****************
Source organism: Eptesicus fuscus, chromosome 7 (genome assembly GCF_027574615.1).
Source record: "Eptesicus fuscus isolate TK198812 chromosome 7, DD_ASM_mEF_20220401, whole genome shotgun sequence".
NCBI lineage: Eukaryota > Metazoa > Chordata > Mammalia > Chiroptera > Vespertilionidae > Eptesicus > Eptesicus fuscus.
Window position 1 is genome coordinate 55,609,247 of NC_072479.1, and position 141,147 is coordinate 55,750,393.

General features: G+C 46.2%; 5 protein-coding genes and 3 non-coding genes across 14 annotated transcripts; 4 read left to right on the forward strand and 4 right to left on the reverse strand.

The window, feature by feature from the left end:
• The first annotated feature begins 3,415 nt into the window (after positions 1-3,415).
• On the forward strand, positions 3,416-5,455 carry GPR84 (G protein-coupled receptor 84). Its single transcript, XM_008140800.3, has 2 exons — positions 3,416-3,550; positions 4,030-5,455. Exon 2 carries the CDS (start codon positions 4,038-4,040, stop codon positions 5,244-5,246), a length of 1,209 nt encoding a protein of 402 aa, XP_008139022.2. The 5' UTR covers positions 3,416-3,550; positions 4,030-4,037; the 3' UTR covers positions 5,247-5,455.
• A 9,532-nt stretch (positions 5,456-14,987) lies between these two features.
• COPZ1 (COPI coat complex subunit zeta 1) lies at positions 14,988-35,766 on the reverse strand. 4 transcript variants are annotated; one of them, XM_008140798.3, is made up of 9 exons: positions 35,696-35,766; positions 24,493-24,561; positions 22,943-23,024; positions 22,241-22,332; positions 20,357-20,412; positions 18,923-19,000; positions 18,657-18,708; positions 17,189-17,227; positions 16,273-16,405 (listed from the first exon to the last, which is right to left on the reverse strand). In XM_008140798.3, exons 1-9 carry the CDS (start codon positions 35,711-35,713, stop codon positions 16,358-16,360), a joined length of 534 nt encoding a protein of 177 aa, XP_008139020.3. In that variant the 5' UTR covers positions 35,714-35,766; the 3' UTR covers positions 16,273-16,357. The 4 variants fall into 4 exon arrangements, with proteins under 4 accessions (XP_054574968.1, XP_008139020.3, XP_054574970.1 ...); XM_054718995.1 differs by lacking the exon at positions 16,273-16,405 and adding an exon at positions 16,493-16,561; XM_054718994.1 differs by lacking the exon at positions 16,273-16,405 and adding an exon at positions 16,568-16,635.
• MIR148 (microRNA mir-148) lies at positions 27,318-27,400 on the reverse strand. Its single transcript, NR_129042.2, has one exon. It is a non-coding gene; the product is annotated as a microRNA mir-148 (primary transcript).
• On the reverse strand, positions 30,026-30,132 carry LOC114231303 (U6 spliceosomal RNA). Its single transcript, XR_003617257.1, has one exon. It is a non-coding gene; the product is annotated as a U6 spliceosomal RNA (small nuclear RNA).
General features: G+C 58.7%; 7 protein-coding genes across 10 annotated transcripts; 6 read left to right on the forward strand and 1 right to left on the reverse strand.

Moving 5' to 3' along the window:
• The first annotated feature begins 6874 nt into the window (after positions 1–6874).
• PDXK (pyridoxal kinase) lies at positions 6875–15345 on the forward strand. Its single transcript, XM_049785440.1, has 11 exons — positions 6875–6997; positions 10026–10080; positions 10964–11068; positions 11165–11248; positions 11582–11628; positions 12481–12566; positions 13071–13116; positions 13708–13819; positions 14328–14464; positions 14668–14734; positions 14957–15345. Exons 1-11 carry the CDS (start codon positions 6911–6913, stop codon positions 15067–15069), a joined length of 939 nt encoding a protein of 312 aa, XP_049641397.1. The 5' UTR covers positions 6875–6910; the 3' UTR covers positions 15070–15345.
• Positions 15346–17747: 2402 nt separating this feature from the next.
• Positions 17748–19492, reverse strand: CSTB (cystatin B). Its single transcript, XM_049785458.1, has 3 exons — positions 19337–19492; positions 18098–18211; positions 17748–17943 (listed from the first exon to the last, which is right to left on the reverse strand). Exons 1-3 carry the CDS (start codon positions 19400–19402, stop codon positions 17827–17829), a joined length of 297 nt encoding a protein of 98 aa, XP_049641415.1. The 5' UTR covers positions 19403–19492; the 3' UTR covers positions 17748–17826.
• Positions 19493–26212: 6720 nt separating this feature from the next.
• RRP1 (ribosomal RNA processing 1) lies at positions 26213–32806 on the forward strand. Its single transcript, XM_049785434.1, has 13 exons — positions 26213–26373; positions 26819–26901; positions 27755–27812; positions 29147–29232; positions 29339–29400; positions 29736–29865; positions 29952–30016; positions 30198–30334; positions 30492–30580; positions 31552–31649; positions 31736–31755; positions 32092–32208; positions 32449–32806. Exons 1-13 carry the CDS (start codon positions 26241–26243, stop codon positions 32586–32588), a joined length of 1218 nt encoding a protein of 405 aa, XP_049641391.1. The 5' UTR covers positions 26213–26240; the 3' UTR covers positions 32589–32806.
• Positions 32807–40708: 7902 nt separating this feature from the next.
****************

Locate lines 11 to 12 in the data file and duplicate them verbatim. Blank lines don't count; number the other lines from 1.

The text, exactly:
• MIR148 (microRNA mir-148) lies at positions 27,318-27,400 on the reverse strand. Its single transcript, NR_129042.2, has one exon. It is a non-coding gene; the product is annotated as a microRNA mir-148 (primary transcript).
• On the reverse strand, positions 30,026-30,132 carry LOC114231303 (U6 spliceosomal RNA). Its single transcript, XR_003617257.1, has one exon. It is a non-coding gene; the product is annotated as a U6 spliceosomal RNA (small nuclear RNA).